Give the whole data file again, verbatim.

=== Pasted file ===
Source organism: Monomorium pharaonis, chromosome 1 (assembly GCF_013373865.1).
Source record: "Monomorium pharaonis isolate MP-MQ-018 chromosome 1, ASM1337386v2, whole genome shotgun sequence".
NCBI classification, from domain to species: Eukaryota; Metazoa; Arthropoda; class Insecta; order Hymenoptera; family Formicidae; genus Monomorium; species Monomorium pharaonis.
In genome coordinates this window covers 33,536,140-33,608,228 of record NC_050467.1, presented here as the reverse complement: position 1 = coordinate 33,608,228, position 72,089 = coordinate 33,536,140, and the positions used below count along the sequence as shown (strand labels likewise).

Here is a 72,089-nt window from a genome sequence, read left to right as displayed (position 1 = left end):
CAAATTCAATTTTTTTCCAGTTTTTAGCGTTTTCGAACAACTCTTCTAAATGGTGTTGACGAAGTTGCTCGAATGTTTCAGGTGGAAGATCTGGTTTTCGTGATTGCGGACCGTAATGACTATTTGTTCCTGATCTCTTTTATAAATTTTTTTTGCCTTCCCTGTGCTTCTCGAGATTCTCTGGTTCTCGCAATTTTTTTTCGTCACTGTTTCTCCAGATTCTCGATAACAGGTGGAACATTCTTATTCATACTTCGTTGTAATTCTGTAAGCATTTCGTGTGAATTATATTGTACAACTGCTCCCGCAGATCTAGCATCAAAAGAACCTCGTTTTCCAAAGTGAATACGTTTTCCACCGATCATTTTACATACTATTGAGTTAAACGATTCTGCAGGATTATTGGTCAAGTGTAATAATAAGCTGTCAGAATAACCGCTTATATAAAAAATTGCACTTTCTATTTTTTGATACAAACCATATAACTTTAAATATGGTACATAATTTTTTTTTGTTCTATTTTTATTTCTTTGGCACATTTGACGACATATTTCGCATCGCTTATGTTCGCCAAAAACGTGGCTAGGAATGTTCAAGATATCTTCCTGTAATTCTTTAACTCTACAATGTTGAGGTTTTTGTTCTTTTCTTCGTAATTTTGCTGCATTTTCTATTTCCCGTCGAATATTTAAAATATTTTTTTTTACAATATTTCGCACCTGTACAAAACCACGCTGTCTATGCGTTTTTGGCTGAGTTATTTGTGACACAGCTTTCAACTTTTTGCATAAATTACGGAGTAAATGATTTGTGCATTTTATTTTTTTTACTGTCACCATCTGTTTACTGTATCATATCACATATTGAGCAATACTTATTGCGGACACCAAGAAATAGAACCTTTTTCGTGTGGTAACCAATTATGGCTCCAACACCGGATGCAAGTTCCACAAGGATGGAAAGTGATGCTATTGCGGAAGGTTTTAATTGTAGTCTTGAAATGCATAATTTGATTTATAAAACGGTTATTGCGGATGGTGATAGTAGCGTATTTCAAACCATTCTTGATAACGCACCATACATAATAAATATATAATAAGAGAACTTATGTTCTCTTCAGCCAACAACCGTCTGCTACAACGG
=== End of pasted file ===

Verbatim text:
Source organism: Monomorium pharaonis, chromosome 1 (assembly GCF_013373865.1).
Source record: "Monomorium pharaonis isolate MP-MQ-018 chromosome 1, ASM1337386v2, whole genome shotgun sequence".
NCBI classification, from domain to species: Eukaryota; Metazoa; Arthropoda; class Insecta; order Hymenoptera; family Formicidae; genus Monomorium; species Monomorium pharaonis.
In genome coordinates this window covers 33,536,140-33,608,228 of record NC_050467.1, presented here as the reverse complement: position 1 = coordinate 33,608,228, position 72,089 = coordinate 33,536,140, and the positions used below count along the sequence as shown (strand labels likewise).

Here is a 72,089-nt window from a genome sequence, read left to right as displayed (position 1 = left end):
CAAATTCAATTTTTTTCCAGTTTTTAGCGTTTTCGAACAACTCTTCTAAATGGTGTTGACGAAGTTGCTCGAATGTTTCAGGTGGAAGATCTGGTTTTCGTGATTGCGGACCGTAATGACTATTTGTTCCTGATCTCTTTTATAAATTTTTTTTGCCTTCCCTGTGCTTCTCGAGATTCTCTGGTTCTCGCAATTTTTTTTCGTCACTGTTTCTCCAGATTCTCGATAACAGGTGGAACATTCTTATTCATACTTCGTTGTAATTCTGTAAGCATTTCGTGTGAATTATATTGTACAACTGCTCCCGCAGATCTAGCATCAAAAGAACCTCGTTTTCCAAAGTGAATACGTTTTCCACCGATCATTTTACATACTATTGAGTTAAACGATTCTGCAGGATTATTGGTCAAGTGTAATAATAAGCTGTCAGAATAACCGCTTATATAAAAAATTGCACTTTCTATTTTTTGATACAAACCATATAACTTTAAATATGGTACATAATTTTTTTTTGTTCTATTTTTATTTCTTTGGCACATTTGACGACATATTTCGCATCGCTTATGTTCGCCAAAAACGTGGCTAGGAATGTTCAAGATATCTTCCTGTAATTCTTTAACTCTACAATGTTGAGGTTTTTGTTCTTTTCTTCGTAATTTTGCTGCATTTTCTATTTCCCGTCGAATATTTAAAATATTTTTTTTTACAATATTTCGCACCTGTACAAAACCACGCTGTCTATGCGTTTTTGGCTGAGTTATTTGTGACACAGCTTTCAACTTTTTGCATAAATTACGGAGTAAATGATTTGTGCATTTTATTTTTTTTACTGTCACCATCTGTTTACTGTATCATATCACATATTGAGCAATACTTATTGCGGACACCAAGAAATAGAACCTTTTTCGTGTGGTAACCAATTATGGCTCCAACACCGGATGCAAGTTCCACAAGGATGGAAAGTGATGCTATTGCGGAAGGTTTTAATTGTAGTCTTGAAATGCATAATTTGATTTATAAAACGGTTATTGCGGATGGTGATAGTAGCGTATTTCAAACCATTCTTGATAACGCACCATACATAATAAATATATAATAAGAGAACTTATGTTCTCTTCAGCCAACAACCGTCTGCTACAACGG